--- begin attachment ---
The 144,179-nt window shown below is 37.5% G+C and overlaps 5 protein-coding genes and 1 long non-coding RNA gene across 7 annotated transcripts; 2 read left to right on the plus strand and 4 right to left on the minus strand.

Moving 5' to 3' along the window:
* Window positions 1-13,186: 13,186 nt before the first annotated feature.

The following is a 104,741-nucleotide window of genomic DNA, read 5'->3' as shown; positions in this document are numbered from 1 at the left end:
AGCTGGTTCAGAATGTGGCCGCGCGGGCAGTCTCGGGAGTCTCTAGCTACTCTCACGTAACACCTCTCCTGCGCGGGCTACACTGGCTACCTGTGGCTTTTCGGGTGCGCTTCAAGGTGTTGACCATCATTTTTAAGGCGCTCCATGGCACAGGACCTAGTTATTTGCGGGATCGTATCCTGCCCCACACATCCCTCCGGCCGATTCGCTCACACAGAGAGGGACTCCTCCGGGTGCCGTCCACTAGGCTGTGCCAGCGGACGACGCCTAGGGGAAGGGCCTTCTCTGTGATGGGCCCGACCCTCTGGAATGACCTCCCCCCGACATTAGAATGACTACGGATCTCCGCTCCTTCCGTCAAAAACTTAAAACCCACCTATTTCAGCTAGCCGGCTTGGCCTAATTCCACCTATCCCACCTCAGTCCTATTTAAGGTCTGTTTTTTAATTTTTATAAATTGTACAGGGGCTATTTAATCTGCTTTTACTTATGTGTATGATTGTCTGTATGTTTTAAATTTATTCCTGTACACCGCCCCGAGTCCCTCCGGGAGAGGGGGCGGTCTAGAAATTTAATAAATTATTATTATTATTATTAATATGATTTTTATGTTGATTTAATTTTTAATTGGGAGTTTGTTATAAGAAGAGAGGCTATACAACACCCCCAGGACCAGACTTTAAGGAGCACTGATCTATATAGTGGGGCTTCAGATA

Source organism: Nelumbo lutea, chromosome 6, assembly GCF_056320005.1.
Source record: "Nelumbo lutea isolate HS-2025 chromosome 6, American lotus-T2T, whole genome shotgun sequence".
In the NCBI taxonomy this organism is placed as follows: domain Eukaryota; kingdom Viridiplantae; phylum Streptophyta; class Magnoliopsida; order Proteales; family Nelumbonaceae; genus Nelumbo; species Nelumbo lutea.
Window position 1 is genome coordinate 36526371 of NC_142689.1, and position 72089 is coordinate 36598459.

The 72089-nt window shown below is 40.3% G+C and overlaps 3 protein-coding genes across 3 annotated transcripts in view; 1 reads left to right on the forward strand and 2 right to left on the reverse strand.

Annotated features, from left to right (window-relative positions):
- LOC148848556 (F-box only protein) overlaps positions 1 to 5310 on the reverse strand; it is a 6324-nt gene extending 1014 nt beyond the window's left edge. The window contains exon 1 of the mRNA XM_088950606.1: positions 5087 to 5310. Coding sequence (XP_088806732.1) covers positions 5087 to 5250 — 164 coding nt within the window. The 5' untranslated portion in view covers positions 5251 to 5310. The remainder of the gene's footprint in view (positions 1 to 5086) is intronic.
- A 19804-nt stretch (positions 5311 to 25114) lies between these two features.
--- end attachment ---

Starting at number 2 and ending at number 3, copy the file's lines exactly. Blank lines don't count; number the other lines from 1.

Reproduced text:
Moving 5' to 3' along the window:
* Window positions 1-13,186: 13,186 nt before the first annotated feature.